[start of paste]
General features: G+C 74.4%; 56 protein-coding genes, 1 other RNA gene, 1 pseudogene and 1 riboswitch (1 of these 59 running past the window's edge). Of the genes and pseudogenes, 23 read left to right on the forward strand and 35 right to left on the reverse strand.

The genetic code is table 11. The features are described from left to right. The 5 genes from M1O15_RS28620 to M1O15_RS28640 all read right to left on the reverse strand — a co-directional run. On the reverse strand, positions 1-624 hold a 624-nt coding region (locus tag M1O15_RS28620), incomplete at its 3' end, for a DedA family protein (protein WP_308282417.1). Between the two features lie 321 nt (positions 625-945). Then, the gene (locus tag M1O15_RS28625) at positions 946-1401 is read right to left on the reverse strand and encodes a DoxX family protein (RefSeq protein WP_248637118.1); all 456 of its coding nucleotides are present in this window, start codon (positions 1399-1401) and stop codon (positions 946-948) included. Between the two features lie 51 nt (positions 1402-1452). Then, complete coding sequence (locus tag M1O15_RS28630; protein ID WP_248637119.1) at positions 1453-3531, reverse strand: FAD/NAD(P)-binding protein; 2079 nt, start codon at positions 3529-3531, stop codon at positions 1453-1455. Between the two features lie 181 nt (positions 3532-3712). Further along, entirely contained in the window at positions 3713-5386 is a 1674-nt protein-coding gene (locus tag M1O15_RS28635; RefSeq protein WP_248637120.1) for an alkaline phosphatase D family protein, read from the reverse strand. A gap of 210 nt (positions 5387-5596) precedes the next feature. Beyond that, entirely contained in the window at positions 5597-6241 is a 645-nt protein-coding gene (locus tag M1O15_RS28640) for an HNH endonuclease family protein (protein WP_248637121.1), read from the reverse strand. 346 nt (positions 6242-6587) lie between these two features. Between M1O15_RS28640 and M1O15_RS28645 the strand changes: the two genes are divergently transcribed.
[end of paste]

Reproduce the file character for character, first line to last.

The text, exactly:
General features: G+C 74.4%; 56 protein-coding genes, 1 other RNA gene, 1 pseudogene and 1 riboswitch (1 of these 59 running past the window's edge). Of the genes and pseudogenes, 23 read left to right on the forward strand and 35 right to left on the reverse strand.

The genetic code is table 11. The features are described from left to right. The 5 genes from M1O15_RS28620 to M1O15_RS28640 all read right to left on the reverse strand — a co-directional run. On the reverse strand, positions 1-624 hold a 624-nt coding region (locus tag M1O15_RS28620), incomplete at its 3' end, for a DedA family protein (protein WP_308282417.1). Between the two features lie 321 nt (positions 625-945). Then, the gene (locus tag M1O15_RS28625) at positions 946-1401 is read right to left on the reverse strand and encodes a DoxX family protein (RefSeq protein WP_248637118.1); all 456 of its coding nucleotides are present in this window, start codon (positions 1399-1401) and stop codon (positions 946-948) included. Between the two features lie 51 nt (positions 1402-1452). Then, complete coding sequence (locus tag M1O15_RS28630; protein ID WP_248637119.1) at positions 1453-3531, reverse strand: FAD/NAD(P)-binding protein; 2079 nt, start codon at positions 3529-3531, stop codon at positions 1453-1455. Between the two features lie 181 nt (positions 3532-3712). Further along, entirely contained in the window at positions 3713-5386 is a 1674-nt protein-coding gene (locus tag M1O15_RS28635; RefSeq protein WP_248637120.1) for an alkaline phosphatase D family protein, read from the reverse strand. A gap of 210 nt (positions 5387-5596) precedes the next feature. Beyond that, entirely contained in the window at positions 5597-6241 is a 645-nt protein-coding gene (locus tag M1O15_RS28640) for an HNH endonuclease family protein (protein WP_248637121.1), read from the reverse strand. 346 nt (positions 6242-6587) lie between these two features. Between M1O15_RS28640 and M1O15_RS28645 the strand changes: the two genes are divergently transcribed.